The World Bank says MENA growth to be ‘uneven and insufficient’ in 2022, which should not come as a surprise to anyone if considering all elements of the current conjecture. This is what the World Bank has assessed prior to coming out with this story.

MENA growth to be ‘uneven and insufficient’ in 2022, World Bank says

By Yousef Saba

DUBAI, April 14 (Reuters) – Economic growth in the Middle East and North Africa (MENA) is forecast to be “uneven and insufficient” this year, as oil exporters benefit from surging prices while higher food prices hit the whole region, the World Bank said on Thursday.

The war in Ukraine is also disrupting supplies and fuelling already-high inflation, it said.

GDP in the region is forecast to rise 5.2% this year after an estimated 3.3% expansion last year and 3.1% contraction in 2020, the World Bank said in a report, noting its own and others’ forecasts had been overly optimistic in the past decade.Report ad

“Even if this high growth rate for the region as a whole materializes in this context of uncertainty, and there’s no guarantee that it will … (it) will be both insufficient and uneven across the region,” Daniel Lederman, World Bank lead economist for the MENA region, told Reuters.

High-income oil exporters in the six-nation Gulf Cooperation Council (GCC) will benefit the most, but middle-income ones like Iran, Algeria and Iraq are also set to benefit. All MENA countries, however, are net importers of food “and will suffer the consequences,” Lederman said.

The GCC is expected to notch up 5.9% growth this year, buoyed by oil prices and helped by a vaccination rate much higher than the rest of MENA as the risk of COVID-19 variants also looms.

The GCC’s GDP is estimated to have risen 3% last year after contracting 5% in 2020.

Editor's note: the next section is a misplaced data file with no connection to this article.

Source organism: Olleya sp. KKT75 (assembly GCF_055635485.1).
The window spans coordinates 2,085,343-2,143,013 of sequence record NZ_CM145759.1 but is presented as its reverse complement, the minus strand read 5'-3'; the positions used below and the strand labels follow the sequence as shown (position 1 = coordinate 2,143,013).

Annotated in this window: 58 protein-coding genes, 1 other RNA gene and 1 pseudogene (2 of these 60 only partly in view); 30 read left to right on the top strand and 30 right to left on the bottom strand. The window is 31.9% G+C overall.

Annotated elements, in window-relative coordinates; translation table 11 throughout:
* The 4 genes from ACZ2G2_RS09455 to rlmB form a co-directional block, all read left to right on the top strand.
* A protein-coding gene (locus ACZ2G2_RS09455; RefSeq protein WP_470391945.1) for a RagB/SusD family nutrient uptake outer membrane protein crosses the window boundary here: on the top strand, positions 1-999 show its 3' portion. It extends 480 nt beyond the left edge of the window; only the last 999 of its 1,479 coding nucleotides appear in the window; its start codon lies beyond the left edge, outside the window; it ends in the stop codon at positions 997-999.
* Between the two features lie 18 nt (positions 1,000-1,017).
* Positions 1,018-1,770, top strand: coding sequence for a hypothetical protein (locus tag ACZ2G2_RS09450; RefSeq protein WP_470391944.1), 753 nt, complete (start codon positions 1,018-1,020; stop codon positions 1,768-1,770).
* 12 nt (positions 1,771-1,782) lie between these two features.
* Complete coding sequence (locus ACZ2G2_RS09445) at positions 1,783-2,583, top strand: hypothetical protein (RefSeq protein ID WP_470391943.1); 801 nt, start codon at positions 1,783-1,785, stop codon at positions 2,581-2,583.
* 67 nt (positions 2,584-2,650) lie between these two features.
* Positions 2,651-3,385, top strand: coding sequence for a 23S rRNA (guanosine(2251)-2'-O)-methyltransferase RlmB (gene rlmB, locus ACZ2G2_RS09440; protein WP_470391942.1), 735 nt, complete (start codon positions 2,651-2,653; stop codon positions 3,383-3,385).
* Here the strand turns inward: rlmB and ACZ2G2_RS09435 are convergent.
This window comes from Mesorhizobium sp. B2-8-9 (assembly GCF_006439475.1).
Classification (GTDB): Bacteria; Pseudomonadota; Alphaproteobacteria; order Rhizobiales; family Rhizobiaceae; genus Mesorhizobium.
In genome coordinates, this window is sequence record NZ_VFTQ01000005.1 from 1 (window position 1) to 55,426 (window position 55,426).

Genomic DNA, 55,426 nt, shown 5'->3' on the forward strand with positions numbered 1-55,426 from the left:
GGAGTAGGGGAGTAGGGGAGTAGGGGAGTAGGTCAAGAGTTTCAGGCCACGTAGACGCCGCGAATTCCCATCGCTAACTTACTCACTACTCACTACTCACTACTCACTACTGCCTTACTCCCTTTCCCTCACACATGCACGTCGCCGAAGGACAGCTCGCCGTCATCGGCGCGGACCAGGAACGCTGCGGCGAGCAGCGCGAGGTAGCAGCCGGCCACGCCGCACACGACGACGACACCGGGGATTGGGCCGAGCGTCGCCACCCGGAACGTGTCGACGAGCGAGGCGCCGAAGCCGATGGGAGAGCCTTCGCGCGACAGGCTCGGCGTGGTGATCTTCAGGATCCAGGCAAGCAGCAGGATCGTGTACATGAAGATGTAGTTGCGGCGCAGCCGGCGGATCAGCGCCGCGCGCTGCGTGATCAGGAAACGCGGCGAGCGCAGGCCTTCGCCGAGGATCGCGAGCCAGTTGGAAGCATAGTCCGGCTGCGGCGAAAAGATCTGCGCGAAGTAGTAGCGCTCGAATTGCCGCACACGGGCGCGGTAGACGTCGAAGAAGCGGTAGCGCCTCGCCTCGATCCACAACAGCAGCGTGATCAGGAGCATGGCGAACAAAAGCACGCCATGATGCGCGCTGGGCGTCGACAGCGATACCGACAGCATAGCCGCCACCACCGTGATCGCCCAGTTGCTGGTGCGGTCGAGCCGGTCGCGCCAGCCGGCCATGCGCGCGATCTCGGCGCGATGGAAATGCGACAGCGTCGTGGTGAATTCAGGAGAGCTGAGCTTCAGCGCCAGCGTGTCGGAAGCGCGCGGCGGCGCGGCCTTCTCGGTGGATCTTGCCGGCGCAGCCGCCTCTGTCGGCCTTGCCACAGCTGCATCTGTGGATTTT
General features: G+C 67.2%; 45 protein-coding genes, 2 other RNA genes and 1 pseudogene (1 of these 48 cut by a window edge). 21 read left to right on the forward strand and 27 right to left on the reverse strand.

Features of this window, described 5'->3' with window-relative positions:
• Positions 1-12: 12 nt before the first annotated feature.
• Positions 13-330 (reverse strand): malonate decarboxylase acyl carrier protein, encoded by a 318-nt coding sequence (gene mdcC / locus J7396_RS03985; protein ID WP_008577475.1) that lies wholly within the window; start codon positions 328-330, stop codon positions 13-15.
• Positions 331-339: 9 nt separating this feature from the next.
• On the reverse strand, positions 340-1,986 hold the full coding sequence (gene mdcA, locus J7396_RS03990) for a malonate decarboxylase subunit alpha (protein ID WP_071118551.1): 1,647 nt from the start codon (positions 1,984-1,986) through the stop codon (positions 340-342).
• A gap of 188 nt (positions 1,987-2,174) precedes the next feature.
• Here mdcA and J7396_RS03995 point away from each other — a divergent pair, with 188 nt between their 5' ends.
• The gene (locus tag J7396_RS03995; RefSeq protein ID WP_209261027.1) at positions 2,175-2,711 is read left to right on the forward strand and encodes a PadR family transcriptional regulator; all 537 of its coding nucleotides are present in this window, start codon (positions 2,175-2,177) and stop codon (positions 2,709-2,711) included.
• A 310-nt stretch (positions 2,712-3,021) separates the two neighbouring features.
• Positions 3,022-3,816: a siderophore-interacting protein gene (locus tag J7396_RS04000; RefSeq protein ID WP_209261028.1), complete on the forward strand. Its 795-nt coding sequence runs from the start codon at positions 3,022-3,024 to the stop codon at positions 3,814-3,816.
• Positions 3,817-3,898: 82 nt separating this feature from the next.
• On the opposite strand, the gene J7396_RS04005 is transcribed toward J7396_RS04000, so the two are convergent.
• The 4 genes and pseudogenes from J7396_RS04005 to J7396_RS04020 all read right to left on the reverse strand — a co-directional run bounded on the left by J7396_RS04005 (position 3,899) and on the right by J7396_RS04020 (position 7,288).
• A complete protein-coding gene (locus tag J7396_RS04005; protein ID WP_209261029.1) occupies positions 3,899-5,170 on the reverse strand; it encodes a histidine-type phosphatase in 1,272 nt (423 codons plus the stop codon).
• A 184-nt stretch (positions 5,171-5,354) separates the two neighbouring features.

“The oil futures markets are predicting that in a few years ahead, the equilibrium price of oil will be no more than $70,” Lederman said.Report ad

“So it’s prudent to treat the current circumstances as temporary, or transitory, and do everything that is feasible to save a significant portion of this oil windfall in order to save for the future, especially in times of uncertainty.”


GDP per capita, a measure of people’s living standards, is expected to rise 4.5% in the GCC this year and is not seen surpassing pre-pandemic levels until 2023, the World Bank said.

Most MENA economies – 11 out of 17 – are not seen exceeding their pre-pandemic GDP per capita in 2022, it said.

Lederman urged greater transparency from MENA governments regarding their economic data, citing this as a factor behind previously overoptimistic forecasts.

“Published research in leading economic journals in the world indicate that overly optimistic and imprecise forecasts are associated with debt and financial vulnerabilities, higher probability of financial crises and even economic contractions in the near future,” he said.

Countries that are net importers of oil and food and which entered 2022 with high levels of debt as a ratio of GDP were most vulnerable, he said, pointing to Egypt and Lebanon as examples. He said food security was a serious risk, even in Morocco, where a drought is expected to turn it from a modest net exporter of food to an importer this year.

The region’s oil importers are seen growing by 4% this year from an estimate of 4.2% growth in 2021 and 0.8% contraction in 2020.

“There’s a lot of pain that’s being felt, particularly by the poorest and the most vulnerable families among us, and that’s because the poorest and most vulnerable families spend a larger share of their family income and budgets on food and energy,” Lederman said.

Reporting by Yousef Saba; Editing by David Holmes